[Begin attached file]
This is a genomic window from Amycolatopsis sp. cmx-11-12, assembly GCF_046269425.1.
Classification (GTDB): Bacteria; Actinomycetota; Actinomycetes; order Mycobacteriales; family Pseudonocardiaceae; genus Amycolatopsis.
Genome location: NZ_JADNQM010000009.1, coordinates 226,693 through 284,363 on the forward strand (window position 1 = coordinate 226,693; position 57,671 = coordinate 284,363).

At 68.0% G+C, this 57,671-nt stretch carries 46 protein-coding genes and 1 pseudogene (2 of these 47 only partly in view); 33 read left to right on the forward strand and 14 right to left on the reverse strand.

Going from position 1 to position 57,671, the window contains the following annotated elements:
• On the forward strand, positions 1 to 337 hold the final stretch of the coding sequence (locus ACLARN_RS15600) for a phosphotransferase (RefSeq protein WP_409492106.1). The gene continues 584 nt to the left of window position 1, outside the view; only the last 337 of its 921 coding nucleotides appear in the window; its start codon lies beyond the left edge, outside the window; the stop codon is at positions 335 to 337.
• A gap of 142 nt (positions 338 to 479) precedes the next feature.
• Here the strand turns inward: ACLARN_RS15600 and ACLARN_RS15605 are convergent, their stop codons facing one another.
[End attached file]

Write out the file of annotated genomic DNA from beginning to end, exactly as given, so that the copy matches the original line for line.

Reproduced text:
This is a genomic window from Amycolatopsis sp. cmx-11-12, assembly GCF_046269425.1.
Classification (GTDB): Bacteria; Actinomycetota; Actinomycetes; order Mycobacteriales; family Pseudonocardiaceae; genus Amycolatopsis.
Genome location: NZ_JADNQM010000009.1, coordinates 226,693 through 284,363 on the forward strand (window position 1 = coordinate 226,693; position 57,671 = coordinate 284,363).

At 68.0% G+C, this 57,671-nt stretch carries 46 protein-coding genes and 1 pseudogene (2 of these 47 only partly in view); 33 read left to right on the forward strand and 14 right to left on the reverse strand.

Going from position 1 to position 57,671, the window contains the following annotated elements:
• On the forward strand, positions 1 to 337 hold the final stretch of the coding sequence (locus ACLARN_RS15600) for a phosphotransferase (RefSeq protein WP_409492106.1). The gene continues 584 nt to the left of window position 1, outside the view; only the last 337 of its 921 coding nucleotides appear in the window; its start codon lies beyond the left edge, outside the window; the stop codon is at positions 335 to 337.
• A gap of 142 nt (positions 338 to 479) precedes the next feature.
• Here the strand turns inward: ACLARN_RS15600 and ACLARN_RS15605 are convergent, their stop codons facing one another.